By Tim Grainey
Haiti’s Women’s National Team has reached into Middle America for a head coach to replace Ronald Luxieux, today naming F.C. Indiana’s Shek Borkowski to manage their side. Borkowski signed a three year contract that will take him through the 2015 Women’s World Cup cycle. Luxieux had coached the team temporarily during the recent eight-team CONCACAF Olympic Qualifying Tournament Finals in Vancouver B.C., in which Haiti finished in fifth place (ahead of Guatemala on goal difference, -5 vs. -12). Haiti lost their first two matches, to eventual 2012 London Olympic Games qualifier Canada 6-0, and Costa Rica 2-0. In their third match, Haiti defeated Cuba 3-0. They finished the tournament with one win and two losses, with three goals for and eight against. In late 2010, Haiti also played in the eight-team final regional World Cup qualifying tournament in Mexico, losing to the United States 5-0 and Costa Rica 3-0, before beating Guatemala 1-0 in the final game, for a 1-8 goals for/goals against total.
Borkowski, a native of Poland who played at the University of Akron, started FC Indiana in Goshen, Indiana (population 30,000) in 2000. FC Indiana played their first senior game in June of 2004 when they beat the Australian National Women’s Team 1-0, which was preparing for the Athens Greece Olympic Games. They quickly became a juggernaut of American amateur leagues, winning two WPSL crowns (2005 and 2007), two U.S. Open Cup titles (2005 and 2008) and a W-League runners-up spot (2008). They continued to perform well against international teams, defeating New Zealand in 2007 just before the Kiwis went to the Women’s World Cup in China. They have also won against the Canadian and Mexican U-20 sides in a tournament that they hosted in 2008 and narrowly lost to Ireland the next season. In 2008, Women’sWorldFootball.com named F.C. Indiana the third best club side in the world. In 2009, Borkowski moved to Russia to coach two-time reigning league champions and UEFA Champions League runner-ups Zvezda-2005, based in Perm.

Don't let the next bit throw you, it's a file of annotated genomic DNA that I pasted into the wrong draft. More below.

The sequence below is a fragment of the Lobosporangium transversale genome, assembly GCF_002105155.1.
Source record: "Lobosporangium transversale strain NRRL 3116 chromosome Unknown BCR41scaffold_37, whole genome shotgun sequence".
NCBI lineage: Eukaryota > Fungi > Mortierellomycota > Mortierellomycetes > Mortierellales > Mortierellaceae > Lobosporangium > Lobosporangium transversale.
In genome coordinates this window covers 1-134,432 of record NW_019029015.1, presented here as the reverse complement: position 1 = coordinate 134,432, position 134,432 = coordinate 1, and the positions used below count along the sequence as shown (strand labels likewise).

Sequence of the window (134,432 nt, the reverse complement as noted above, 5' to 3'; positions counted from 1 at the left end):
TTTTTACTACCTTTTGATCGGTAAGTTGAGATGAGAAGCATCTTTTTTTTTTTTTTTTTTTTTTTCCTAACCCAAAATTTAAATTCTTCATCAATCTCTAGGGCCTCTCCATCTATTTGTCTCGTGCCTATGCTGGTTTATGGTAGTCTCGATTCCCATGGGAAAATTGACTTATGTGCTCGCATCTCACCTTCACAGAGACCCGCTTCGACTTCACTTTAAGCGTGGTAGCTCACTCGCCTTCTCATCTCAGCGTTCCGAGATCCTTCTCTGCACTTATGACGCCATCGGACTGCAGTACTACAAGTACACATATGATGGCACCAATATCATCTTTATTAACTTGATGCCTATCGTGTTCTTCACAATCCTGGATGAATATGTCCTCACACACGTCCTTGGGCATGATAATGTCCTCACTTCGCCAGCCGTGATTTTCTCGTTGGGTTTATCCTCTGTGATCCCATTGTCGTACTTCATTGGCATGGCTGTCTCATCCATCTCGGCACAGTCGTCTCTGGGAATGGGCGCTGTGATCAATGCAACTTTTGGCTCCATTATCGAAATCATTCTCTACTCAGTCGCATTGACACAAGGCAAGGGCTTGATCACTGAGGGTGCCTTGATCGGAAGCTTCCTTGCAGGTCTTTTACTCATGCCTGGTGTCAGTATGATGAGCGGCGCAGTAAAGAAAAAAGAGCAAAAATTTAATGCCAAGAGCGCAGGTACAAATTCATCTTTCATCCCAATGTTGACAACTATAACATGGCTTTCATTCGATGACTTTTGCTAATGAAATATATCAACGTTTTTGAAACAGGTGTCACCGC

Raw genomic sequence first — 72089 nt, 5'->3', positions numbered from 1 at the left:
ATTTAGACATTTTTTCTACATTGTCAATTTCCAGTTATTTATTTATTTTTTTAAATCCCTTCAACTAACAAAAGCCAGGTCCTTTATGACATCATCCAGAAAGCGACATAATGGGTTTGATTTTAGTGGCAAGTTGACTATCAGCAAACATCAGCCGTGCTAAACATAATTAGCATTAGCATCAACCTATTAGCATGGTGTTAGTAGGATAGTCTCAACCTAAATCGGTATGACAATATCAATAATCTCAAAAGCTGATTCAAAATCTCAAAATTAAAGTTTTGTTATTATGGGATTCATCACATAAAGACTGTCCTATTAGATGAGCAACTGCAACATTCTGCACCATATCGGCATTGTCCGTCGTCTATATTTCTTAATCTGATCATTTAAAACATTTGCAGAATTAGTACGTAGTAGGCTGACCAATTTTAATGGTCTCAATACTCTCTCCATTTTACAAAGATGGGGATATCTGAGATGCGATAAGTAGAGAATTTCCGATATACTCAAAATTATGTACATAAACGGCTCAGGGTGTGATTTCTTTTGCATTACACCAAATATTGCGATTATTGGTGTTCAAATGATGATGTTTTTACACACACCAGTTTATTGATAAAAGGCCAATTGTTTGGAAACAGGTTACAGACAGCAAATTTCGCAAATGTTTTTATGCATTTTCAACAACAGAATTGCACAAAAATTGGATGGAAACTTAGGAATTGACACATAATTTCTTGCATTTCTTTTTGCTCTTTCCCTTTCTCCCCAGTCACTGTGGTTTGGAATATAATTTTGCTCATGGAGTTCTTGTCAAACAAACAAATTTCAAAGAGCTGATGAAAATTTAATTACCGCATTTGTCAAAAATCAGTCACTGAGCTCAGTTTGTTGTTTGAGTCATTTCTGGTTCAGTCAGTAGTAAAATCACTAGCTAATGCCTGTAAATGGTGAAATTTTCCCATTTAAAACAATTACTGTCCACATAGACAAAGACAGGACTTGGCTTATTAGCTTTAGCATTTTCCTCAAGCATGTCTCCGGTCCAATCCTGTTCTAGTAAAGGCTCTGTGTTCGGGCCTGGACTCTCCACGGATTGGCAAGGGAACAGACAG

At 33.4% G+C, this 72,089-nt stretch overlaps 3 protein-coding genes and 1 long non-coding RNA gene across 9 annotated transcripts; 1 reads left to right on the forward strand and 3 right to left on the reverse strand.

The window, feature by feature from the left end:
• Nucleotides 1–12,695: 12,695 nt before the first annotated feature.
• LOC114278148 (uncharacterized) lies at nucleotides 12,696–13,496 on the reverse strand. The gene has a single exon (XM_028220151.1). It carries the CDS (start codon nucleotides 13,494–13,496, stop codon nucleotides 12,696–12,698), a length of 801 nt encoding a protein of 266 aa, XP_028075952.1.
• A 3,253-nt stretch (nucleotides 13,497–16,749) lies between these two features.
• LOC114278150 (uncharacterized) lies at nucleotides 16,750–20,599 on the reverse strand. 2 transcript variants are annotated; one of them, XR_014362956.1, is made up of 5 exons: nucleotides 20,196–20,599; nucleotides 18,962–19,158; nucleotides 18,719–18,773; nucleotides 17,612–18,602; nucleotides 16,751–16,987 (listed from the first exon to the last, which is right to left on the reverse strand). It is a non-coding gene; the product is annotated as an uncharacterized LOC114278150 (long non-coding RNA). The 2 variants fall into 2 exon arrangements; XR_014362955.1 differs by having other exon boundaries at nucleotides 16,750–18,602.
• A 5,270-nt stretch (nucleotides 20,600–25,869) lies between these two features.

Borkowski’s success in the WPSL and W-League was a result of blending foreign talent with strong North American players--some of whom even had WUSA (2001-2003) experience--just as his coaching style merges his European and American soccer experience, particularly regarding the amalgamation of coaching strategies of European technique and finesse with American speed and power. F.C. Indiana alumni include current Canadian internationals Kelly Parker (midfielder) and Lauren Sesselmann (defender), Mexico’s Monica Ocampo (forward), Spain’s Laura del Rio (forward with Philadelphia Independence of WPS), Ria Percival of New Zealand (defender) who now plays in Germany, Australian international and former University of Reno midfielder Aivi Luik, Norway’s Lisa-Marie Woods (forward), Italy’s Elisabetta Tona (defender), Russian forward Elena Danilova, Japanese 2011 World Cup Winner Mizho Sakaguchi (midfielder), along with American 2004 Olympic Gold Medalist Kristen Luckenbill, current WPS midfielder Brittany Bock and former WPS players Julianne Sitch, Christie Shaner and Kerri Hanks, who twice received the Hermann Trophy as College Soccer’s best player during her career at Notre Dame. World renowned for the professional environment that he has created with F.C. Indiana, eight of Bowkowski’s former players were on five different national teams in last summer’s World Cup: Canada, Japan, Mexico, Norway and New Zealand.